Imagining The Pain: Robin Williams

Try to imagine for a moment that you're rich, successful, talented and loved. But it feels hollow. Perhaps some relationship that you really care about, or more than one, or perhaps every relationship you've ever had, feels broken. And now, you're certain that it's because of something you did or said or failed to do or say. And this is the story of your life - it never turns out any differently, and the only joy you feel is fleeting - it's in the moments that the audience loves you or the host tells you "come back soon".

But much bigger than that joy is the overwhelmingly huge disappointment you feel when you sense that you haven't met your mark, or you weren't as good as you were yesterday, or ten years ago, and it's only getting worse, and soon not only will your loved ones hate you, the world will hate you, and they probably already do. Maybe every time you talk to your kid, it ends up in a fight, and you want to fix it, but fixing it only breaks it more. Maybe your wife is tired of listening to you whine and obsess. Maybe you know that your wife is hurting because you can only smile in public, and never at home with her.

You've seen shrinks, you've taken meds, but it always comes back to this. Suicide hotlines? As if you had the energy to call one. Maybe you need a drink or a toke, but you promised your children you were done with that stuff. Its tiring to keep trying, and it's torturing everyone in your life- your kids, your wife, your costars, even your dog.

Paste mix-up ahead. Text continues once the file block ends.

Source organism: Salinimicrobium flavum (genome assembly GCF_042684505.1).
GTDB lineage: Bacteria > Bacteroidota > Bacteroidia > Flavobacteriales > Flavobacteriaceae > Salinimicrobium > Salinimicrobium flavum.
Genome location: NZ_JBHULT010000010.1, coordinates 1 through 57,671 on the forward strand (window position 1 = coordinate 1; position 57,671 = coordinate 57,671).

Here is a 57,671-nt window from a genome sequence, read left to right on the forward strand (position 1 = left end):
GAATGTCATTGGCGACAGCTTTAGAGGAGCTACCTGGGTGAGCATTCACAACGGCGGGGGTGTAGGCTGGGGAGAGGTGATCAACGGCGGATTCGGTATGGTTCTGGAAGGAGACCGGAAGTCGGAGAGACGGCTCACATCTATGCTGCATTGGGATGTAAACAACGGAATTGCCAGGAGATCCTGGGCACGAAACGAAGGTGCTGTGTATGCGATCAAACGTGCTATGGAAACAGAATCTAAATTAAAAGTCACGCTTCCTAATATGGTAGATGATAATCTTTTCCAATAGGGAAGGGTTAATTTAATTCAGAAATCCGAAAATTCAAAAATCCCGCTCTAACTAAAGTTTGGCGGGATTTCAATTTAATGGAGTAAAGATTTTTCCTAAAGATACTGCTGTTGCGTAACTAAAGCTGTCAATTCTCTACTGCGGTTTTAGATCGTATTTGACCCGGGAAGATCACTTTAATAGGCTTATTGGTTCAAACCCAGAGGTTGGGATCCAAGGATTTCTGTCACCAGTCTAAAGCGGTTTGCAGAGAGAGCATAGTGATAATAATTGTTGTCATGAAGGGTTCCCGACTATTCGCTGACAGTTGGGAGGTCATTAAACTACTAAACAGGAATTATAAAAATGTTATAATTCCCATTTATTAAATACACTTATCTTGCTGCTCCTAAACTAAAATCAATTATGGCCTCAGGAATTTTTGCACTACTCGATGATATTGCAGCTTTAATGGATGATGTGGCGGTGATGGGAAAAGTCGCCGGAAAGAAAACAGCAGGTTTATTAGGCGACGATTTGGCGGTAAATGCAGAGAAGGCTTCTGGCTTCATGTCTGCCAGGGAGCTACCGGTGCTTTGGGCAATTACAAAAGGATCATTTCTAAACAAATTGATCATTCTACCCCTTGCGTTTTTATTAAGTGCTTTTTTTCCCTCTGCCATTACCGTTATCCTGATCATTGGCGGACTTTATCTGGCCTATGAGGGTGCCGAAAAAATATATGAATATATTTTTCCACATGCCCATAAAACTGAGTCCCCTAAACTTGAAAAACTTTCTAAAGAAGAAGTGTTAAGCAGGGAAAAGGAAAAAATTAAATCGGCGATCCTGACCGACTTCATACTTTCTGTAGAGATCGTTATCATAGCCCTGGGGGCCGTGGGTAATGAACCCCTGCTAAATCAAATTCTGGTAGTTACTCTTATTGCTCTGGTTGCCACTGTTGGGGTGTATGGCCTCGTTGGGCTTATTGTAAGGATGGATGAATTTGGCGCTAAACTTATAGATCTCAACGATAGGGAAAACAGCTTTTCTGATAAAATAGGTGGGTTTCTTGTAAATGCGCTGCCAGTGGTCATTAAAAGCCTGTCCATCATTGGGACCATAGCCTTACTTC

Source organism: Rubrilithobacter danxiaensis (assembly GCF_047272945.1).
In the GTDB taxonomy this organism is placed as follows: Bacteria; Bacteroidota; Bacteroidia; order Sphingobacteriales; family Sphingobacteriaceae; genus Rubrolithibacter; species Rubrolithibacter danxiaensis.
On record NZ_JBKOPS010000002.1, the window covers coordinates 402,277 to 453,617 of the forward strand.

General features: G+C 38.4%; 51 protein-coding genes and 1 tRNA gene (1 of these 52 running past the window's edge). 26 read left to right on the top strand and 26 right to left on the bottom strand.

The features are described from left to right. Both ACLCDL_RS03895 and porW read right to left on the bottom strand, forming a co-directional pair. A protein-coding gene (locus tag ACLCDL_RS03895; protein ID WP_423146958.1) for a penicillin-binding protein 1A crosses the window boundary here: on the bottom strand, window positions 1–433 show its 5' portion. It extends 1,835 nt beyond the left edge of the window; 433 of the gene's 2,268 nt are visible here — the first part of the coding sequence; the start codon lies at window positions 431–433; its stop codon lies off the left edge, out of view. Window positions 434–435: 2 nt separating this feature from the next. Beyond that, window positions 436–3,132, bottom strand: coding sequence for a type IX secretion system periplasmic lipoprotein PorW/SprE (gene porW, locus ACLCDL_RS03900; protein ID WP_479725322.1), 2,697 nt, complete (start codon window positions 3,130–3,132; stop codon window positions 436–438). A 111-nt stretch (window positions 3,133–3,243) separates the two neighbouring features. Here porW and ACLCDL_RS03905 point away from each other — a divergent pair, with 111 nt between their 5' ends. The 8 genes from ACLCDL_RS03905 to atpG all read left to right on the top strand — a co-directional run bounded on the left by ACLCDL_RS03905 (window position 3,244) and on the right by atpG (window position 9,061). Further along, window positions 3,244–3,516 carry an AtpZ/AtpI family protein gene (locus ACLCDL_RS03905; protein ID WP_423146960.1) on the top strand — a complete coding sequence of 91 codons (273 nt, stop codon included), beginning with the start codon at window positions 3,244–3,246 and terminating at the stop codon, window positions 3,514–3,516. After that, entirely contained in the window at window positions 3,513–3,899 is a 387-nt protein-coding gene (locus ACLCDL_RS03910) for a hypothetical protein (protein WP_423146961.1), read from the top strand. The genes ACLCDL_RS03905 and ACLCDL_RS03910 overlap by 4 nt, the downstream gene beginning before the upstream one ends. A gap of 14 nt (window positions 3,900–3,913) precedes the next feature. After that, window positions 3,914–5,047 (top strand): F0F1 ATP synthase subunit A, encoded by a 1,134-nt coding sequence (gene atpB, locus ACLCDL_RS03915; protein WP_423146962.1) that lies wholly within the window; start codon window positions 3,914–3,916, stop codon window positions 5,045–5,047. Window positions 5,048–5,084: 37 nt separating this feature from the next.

And your brain NEVER stops reminding you of how much pain you're causing to your loved ones. Your brain is your enemy. It tells you that EVERYONE will be better off if you can stop adding insult to injury and just kill yourself already. Sure, they will hurt at first, but then they will feel better because normal people, well, that's what they do. They will feel better and be grateful that you stopped ruining everything.

They will be sad, but more grateful than sad ultimately. And the public, well, they don't really know you anyway, and you're old and past your prime, and you're saving them from watching you disintegrate before their eyes.

You know you're smart. You've got an analytical mind. And your analytical mind is telling you that ending your life is a gift you can give the people suffering at your hands. The people who you disappoint and hurt. Your mind tells you that everything you touch turns to crap. And you've got a good mind. You can't live this way anymore, and you can't live any other way.

That's what your brain on depression tells you. And a brain on depression is a master manipulator with a much weaker opponent: you, with Stockhom Syndrome. Your brain is your captor, and it tells you ugly lies, but you have no choice but to believe those lies. Your brain tells you you're hopeless. You believe it because it's the only brain you have. It's your only friend.

And so, when your brain tells you that everyone around you is suffering because you're so miserable and worthless, you believe it. And your brain tells you that you can't fix it. You never could. And you can't now. You believe that too. So of course you believe it when it tells you that the only way to free everyone that you love from your misery is to end your life.

And so you do.